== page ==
Housing benefit reform, better known to the lay person as "bedroom tax", is about to become part of life for foster carers who live in social housing and claim housing benefit.
The Government's reforms to the current benefit system will mean that some foster carers will effectively have to start paying to care for some of the UKs most vulnerable children. This is because fostered children will not be counted as part of a household when occupancy is assessed, meaning that their bedroom will considered to be empty. Their foster family will therefore be deemed to be under occupying, and their housing benefit reduced.
And yet by law fostered children must have their own bedroom. This is a prerequisite to becoming a foster carer and you will not be approved as a foster carer if you do not have at least one spare room.
From 1 April 2013, children who are fostered by foster carers in social housing will become invisible to the Government, and subsequently to housing departments in local authorities - their corporate parents - as a result.
The campaign to stop the so-called bedroom tax has been hitting the headlines of late but the campaign has been running for a long time. The children's charity, the Fostering Network, campaigned widely on the issue and helped to secure a five million pound Discretionary Housing Fund to support foster carers but this Government insists that this is not to be ring-fenced to help foster carers, and as such many housing departments within local authorities are using the money elsewhere.
This is why 11 children's charities, including the Fostering Network, TACT, The Who Cares? Trust and Barnardo's have this week written to Work and Pensions Minister Iain Duncan-Smith MP and Chancellor George Osborne MP to ask for foster carers to be exempt from under-occupancy penalties.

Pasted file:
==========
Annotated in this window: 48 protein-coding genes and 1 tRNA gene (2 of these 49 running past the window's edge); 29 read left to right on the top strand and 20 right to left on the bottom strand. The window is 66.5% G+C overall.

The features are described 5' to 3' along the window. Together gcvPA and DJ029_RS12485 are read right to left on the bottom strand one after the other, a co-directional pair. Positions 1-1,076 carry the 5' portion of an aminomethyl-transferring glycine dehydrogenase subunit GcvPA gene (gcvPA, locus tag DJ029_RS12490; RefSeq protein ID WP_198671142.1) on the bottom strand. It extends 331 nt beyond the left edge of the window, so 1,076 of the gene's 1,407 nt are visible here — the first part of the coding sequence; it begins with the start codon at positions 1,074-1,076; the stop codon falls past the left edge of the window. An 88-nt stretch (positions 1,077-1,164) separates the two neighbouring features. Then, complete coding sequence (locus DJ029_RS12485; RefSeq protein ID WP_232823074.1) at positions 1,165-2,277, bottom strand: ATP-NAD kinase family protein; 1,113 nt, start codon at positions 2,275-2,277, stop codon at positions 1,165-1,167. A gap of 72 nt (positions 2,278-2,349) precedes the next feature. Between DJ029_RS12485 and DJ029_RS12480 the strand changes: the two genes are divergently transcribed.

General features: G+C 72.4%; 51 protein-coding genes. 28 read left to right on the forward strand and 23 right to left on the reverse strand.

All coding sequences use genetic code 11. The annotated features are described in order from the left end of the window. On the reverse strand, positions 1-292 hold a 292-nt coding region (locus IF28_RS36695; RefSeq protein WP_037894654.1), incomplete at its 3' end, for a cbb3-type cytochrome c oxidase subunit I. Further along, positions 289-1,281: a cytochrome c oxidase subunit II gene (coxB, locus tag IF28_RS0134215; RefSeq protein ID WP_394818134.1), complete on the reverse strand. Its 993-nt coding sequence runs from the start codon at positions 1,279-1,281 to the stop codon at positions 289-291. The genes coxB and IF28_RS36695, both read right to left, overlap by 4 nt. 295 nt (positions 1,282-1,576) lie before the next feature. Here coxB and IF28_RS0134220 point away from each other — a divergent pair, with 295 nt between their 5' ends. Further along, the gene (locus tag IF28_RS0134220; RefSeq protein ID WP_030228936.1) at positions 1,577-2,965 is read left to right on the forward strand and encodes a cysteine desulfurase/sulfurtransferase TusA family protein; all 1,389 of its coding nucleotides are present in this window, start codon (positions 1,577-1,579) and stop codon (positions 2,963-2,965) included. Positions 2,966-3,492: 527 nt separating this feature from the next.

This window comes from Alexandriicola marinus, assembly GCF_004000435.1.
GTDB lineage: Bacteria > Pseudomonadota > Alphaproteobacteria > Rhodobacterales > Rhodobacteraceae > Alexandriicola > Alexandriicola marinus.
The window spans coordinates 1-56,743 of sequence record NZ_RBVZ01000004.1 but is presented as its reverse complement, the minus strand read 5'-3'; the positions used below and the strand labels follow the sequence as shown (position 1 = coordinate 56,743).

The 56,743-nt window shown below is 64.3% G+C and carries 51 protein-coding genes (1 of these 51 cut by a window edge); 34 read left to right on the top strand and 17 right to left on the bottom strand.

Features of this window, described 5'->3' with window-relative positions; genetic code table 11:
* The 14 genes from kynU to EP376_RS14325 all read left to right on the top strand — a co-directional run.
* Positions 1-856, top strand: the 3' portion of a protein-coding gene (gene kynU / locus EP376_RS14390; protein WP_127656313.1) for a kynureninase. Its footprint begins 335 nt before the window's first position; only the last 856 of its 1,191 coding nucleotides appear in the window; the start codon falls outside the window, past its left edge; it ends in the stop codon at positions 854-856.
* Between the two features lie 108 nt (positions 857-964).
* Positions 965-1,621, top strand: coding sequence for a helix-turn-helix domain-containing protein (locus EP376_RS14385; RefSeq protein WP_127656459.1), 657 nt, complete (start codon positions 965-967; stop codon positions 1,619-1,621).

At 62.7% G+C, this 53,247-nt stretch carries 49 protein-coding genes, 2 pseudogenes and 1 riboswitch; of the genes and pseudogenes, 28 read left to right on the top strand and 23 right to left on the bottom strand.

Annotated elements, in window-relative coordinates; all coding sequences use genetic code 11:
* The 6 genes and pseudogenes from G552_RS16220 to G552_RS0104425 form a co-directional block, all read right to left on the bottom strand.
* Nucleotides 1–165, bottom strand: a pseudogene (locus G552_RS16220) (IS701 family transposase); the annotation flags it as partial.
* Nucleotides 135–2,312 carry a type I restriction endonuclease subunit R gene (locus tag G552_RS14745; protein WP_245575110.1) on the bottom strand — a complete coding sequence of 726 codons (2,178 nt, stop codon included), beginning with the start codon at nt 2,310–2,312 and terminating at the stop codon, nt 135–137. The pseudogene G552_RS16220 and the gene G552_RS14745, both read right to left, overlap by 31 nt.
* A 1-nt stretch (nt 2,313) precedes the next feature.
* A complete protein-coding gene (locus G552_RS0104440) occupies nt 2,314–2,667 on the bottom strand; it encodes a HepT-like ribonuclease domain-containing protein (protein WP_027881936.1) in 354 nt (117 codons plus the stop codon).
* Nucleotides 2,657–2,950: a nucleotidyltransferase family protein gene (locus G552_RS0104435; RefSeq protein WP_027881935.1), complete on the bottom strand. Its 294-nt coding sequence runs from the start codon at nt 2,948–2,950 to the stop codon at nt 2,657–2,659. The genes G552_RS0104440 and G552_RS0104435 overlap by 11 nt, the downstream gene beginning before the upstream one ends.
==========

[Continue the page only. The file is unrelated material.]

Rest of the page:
The letter highlights alarming stories from foster carers around the UK, including some foster carers are being told that they will not have access to the discretionary fund to compensate them for the loss of housing benefit. Some have been told that they will receive only a contribution to the loss of housing benefit, rather than covering the full amount.
Foster carers have also reported receiving visits and letters from their local authority housing department saying they will have to move into smaller accommodation. Some foster carers have been told they will have access to the discretionary fund, but will have to reapply every 4-6 weeks, even though they may have children placed with them on a long-term or permanent basis.
During a Parliamentary debate last week, the Government finally looked like they were trying to understand the concerns of Britain's foster carers on this issue. Steve Webb MP, from the Department for Work and Pensions who are implementing housing benefit reform, said they could look again at the rules for foster carers: "My right hon. Friend the Secretary of State and I are entirely open to discussing whether that (i.e. the discretionary fund for foster carers) is the most effective way of delivering that support.
"Our judgement was that discretionary housing payments gave local authorities the discretion we would want them to have. If for any reason that message is not getting through and is causing anxieties to foster families who do not know about DHPs, for example, or if local authorities have not communicated well enough, we would be happy to look at whether this is the most effective way of supporting families."
This limbo isn't good enough though. Foster carers across the country are numb with fear at the prospect of having to leave their homes and having to stop being the foster carers. At a time when more children than ever are coming into care, foster carers need the support to continue to do their job.